One of the biggest issues with today’s education systems is that it is a “one size fits all” method. A class of 30 – 40 students has children with various learning styles but with just one teacher. Kids with learning challenges are clearly at a disadvantage.
One of the biggest issues with today’s education system is that it is a “one size fits all” method. A class of 30 – 40 students has children with various learning styles but with just one teacher. Kids with learning challenges are clearly at a disadvantage.
Now with technology, this can be addressed quite well. With the rise of computer-based assistive technologies like adaptive learning, text-to-speech, virtual reality, augmented reality, predictive spellers, artificial intelligence etc, the entire process of teaching-learning can be customised even to the level of an individual. Still early days for this, but the technology is developing fast.
Even introvert students will be able to participate in class. When we implemented BYOD (Bring Your Own Device) in our schools we were pleasantly surprised to notice that many students, who were otherwise quiet in class became a lot more active in the class and opened up considerably. It was interesting to see them blossoming in the classroom.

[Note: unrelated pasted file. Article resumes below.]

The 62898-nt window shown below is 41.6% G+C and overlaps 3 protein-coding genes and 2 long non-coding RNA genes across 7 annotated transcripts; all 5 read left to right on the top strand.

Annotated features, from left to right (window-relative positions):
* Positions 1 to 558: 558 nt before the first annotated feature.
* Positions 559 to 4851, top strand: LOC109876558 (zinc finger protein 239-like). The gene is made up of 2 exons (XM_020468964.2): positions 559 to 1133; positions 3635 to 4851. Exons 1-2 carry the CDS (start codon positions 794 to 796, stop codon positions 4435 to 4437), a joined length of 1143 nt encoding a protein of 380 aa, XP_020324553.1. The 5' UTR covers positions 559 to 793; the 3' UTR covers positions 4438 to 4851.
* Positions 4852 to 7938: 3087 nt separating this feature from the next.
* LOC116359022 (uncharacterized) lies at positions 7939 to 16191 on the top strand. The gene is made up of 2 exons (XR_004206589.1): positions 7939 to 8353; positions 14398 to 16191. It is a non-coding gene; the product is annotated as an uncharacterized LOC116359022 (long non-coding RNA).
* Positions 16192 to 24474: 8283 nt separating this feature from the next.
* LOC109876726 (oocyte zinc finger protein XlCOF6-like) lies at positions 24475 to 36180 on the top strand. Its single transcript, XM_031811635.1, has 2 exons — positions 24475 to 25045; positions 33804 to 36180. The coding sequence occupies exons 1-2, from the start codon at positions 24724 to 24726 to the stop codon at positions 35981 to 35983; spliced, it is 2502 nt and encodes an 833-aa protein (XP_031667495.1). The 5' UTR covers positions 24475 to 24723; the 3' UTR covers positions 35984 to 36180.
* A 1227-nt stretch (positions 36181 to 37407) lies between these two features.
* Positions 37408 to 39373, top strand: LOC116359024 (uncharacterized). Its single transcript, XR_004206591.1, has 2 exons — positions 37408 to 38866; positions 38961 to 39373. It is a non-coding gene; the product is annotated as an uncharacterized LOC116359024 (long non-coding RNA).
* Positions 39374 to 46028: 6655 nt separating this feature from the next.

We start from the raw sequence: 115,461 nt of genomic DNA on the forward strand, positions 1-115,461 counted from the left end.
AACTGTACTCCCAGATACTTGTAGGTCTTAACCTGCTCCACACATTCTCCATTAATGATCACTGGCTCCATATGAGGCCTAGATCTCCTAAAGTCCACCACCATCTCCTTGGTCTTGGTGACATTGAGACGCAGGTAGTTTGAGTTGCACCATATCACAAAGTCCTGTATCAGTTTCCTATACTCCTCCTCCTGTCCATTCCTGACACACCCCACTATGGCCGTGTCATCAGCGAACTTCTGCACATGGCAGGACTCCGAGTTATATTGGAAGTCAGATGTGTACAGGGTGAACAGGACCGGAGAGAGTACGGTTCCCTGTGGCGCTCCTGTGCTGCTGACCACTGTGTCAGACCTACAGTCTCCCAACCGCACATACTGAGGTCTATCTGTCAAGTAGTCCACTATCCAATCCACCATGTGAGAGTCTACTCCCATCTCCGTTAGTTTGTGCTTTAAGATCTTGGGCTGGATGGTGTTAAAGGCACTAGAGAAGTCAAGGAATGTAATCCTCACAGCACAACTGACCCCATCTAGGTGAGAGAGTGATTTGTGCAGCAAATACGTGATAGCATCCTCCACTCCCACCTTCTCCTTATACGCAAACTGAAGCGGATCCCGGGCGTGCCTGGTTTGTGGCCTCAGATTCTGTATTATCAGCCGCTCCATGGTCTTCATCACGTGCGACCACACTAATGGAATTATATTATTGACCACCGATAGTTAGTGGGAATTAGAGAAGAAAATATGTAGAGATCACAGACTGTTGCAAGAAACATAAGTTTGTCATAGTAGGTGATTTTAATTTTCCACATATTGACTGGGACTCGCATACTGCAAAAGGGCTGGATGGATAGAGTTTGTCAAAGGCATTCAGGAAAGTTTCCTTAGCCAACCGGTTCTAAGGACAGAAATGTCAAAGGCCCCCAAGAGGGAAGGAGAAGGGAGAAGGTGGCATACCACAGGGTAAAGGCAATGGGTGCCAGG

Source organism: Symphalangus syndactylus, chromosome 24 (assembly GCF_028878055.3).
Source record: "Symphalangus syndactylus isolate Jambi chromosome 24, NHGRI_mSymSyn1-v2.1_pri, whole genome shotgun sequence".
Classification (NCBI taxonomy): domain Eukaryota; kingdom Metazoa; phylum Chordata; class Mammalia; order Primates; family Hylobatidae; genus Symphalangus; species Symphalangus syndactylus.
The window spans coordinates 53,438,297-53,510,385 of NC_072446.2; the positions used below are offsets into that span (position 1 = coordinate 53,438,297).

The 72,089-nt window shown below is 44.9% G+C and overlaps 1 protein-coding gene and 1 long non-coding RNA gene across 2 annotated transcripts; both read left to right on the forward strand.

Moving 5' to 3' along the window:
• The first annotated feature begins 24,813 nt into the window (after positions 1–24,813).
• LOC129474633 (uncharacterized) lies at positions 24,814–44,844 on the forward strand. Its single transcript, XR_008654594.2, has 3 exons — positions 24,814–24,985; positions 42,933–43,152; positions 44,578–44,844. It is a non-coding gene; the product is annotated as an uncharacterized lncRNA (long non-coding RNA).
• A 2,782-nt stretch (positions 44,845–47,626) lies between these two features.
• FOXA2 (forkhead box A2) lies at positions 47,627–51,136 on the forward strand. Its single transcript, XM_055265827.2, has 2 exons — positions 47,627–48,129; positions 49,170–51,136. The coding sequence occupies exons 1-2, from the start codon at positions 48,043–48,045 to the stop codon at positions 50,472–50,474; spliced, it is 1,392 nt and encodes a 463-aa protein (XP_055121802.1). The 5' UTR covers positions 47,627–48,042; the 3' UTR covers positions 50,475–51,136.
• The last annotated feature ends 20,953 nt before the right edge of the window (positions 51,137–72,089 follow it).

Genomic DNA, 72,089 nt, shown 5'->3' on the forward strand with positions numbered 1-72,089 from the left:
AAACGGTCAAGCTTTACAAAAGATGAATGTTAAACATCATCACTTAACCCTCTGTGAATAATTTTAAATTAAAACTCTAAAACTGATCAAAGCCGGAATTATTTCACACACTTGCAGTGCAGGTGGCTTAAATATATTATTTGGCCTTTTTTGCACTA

Adaptive learning engines will help reinforce concepts and help children learn at their own pace. Gamification, which is an emerging trend, will create higher engagement with concepts and make learning more interactive and fun. Artificial intelligence will clearly make its presence felt in numerous areas. Personal robot teachers are no longer in the realms of science fiction and are a reality.
In the end, it is very difficult to predict the future. Who knew even 10 years ago that driverless cars would be a reality? We should be ready to embrace technology, use it in a relevant manner and as effectively as possible to enrich the teaching-learning experience of our students.